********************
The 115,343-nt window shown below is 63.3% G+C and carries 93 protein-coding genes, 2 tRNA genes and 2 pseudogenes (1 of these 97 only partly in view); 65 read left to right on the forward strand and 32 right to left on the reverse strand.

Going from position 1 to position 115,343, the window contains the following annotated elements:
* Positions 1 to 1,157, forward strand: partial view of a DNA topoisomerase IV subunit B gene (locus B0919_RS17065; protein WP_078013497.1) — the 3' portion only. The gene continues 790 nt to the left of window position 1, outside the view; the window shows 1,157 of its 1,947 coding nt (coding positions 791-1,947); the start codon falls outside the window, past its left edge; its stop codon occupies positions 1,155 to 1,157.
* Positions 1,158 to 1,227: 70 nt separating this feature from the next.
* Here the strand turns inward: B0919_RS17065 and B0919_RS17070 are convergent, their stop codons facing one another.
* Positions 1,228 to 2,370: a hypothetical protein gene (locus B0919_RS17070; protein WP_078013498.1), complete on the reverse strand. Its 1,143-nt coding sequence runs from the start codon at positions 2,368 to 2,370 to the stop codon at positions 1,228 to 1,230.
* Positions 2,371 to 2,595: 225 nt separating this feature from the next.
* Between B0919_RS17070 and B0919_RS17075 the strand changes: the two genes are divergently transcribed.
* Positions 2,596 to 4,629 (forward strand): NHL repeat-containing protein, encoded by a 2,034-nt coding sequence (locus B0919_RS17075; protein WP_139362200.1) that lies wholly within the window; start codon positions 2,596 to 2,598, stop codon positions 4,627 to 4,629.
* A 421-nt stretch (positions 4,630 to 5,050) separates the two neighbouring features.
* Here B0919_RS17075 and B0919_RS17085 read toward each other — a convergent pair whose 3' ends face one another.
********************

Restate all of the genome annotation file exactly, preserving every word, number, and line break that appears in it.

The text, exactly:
The 115,343-nt window shown below is 63.3% G+C and carries 93 protein-coding genes, 2 tRNA genes and 2 pseudogenes (1 of these 97 only partly in view); 65 read left to right on the forward strand and 32 right to left on the reverse strand.

Going from position 1 to position 115,343, the window contains the following annotated elements:
* Positions 1 to 1,157, forward strand: partial view of a DNA topoisomerase IV subunit B gene (locus B0919_RS17065; protein WP_078013497.1) — the 3' portion only. The gene continues 790 nt to the left of window position 1, outside the view; the window shows 1,157 of its 1,947 coding nt (coding positions 791-1,947); the start codon falls outside the window, past its left edge; its stop codon occupies positions 1,155 to 1,157.
* Positions 1,158 to 1,227: 70 nt separating this feature from the next.
* Here the strand turns inward: B0919_RS17065 and B0919_RS17070 are convergent, their stop codons facing one another.
* Positions 1,228 to 2,370: a hypothetical protein gene (locus B0919_RS17070; protein WP_078013498.1), complete on the reverse strand. Its 1,143-nt coding sequence runs from the start codon at positions 2,368 to 2,370 to the stop codon at positions 1,228 to 1,230.
* Positions 2,371 to 2,595: 225 nt separating this feature from the next.
* Between B0919_RS17070 and B0919_RS17075 the strand changes: the two genes are divergently transcribed.
* Positions 2,596 to 4,629 (forward strand): NHL repeat-containing protein, encoded by a 2,034-nt coding sequence (locus B0919_RS17075; protein WP_139362200.1) that lies wholly within the window; start codon positions 2,596 to 2,598, stop codon positions 4,627 to 4,629.
* A 421-nt stretch (positions 4,630 to 5,050) separates the two neighbouring features.
* Here B0919_RS17075 and B0919_RS17085 read toward each other — a convergent pair whose 3' ends face one another.